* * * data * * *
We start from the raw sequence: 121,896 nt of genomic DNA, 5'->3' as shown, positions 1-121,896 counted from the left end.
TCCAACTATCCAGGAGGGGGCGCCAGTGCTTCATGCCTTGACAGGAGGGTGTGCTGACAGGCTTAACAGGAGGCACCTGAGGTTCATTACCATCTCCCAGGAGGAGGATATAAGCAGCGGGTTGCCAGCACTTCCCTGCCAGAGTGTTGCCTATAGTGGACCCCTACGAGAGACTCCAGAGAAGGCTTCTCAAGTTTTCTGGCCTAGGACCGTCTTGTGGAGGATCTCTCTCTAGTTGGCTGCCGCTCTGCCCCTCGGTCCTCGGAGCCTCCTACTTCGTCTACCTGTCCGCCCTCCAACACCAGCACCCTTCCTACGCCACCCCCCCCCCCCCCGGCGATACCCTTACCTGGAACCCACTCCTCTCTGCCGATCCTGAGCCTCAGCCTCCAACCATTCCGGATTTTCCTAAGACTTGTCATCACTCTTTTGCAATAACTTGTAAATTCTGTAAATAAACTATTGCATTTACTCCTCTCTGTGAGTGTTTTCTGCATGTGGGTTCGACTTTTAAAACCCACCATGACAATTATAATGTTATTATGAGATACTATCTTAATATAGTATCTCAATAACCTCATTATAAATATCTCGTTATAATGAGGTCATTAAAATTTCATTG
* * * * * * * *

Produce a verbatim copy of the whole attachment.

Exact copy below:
We start from the raw sequence: 121,896 nt of genomic DNA, 5'->3' as shown, positions 1-121,896 counted from the left end.
TCCAACTATCCAGGAGGGGGCGCCAGTGCTTCATGCCTTGACAGGAGGGTGTGCTGACAGGCTTAACAGGAGGCACCTGAGGTTCATTACCATCTCCCAGGAGGAGGATATAAGCAGCGGGTTGCCAGCACTTCCCTGCCAGAGTGTTGCCTATAGTGGACCCCTACGAGAGACTCCAGAGAAGGCTTCTCAAGTTTTCTGGCCTAGGACCGTCTTGTGGAGGATCTCTCTCTAGTTGGCTGCCGCTCTGCCCCTCGGTCCTCGGAGCCTCCTACTTCGTCTACCTGTCCGCCCTCCAACACCAGCACCCTTCCTACGCCACCCCCCCCCCCCCCGGCGATACCCTTACCTGGAACCCACTCCTCTCTGCCGATCCTGAGCCTCAGCCTCCAACCATTCCGGATTTTCCTAAGACTTGTCATCACTCTTTTGCAATAACTTGTAAATTCTGTAAATAAACTATTGCATTTACTCCTCTCTGTGAGTGTTTTCTGCATGTGGGTTCGACTTTTAAAACCCACCATGACAATTATAATGTTATTATGAGATACTATCTTAATATAGTATCTCAATAACCTCATTATAAATATCTCGTTATAATGAGGTCATTAAAATTTCATTG